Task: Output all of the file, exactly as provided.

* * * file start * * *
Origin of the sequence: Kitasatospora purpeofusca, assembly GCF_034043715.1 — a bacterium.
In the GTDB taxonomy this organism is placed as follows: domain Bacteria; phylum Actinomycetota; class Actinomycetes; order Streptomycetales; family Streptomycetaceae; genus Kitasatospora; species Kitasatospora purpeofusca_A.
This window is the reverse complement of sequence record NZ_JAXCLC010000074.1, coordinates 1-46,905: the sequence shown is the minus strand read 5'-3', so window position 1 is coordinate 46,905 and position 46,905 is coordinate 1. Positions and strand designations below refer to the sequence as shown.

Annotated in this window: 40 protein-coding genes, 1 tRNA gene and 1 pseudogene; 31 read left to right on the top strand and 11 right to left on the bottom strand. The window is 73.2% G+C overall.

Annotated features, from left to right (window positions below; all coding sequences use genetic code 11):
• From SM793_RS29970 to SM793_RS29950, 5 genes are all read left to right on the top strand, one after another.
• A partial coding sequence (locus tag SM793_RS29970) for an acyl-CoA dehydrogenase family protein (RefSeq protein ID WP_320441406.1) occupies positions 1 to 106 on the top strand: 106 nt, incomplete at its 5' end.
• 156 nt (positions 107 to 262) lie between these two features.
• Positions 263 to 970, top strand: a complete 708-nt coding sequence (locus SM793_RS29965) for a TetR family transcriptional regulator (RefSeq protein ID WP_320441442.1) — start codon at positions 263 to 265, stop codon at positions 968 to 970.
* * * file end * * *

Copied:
Origin of the sequence: Kitasatospora purpeofusca, assembly GCF_034043715.1 — a bacterium.
In the GTDB taxonomy this organism is placed as follows: domain Bacteria; phylum Actinomycetota; class Actinomycetes; order Streptomycetales; family Streptomycetaceae; genus Kitasatospora; species Kitasatospora purpeofusca_A.
This window is the reverse complement of sequence record NZ_JAXCLC010000074.1, coordinates 1-46,905: the sequence shown is the minus strand read 5'-3', so window position 1 is coordinate 46,905 and position 46,905 is coordinate 1. Positions and strand designations below refer to the sequence as shown.

Annotated in this window: 40 protein-coding genes, 1 tRNA gene and 1 pseudogene; 31 read left to right on the top strand and 11 right to left on the bottom strand. The window is 73.2% G+C overall.

Annotated features, from left to right (window positions below; all coding sequences use genetic code 11):
• From SM793_RS29970 to SM793_RS29950, 5 genes are all read left to right on the top strand, one after another.
• A partial coding sequence (locus tag SM793_RS29970) for an acyl-CoA dehydrogenase family protein (RefSeq protein ID WP_320441406.1) occupies positions 1 to 106 on the top strand: 106 nt, incomplete at its 5' end.
• 156 nt (positions 107 to 262) lie between these two features.
• Positions 263 to 970, top strand: a complete 708-nt coding sequence (locus SM793_RS29965) for a TetR family transcriptional regulator (RefSeq protein ID WP_320441442.1) — start codon at positions 263 to 265, stop codon at positions 968 to 970.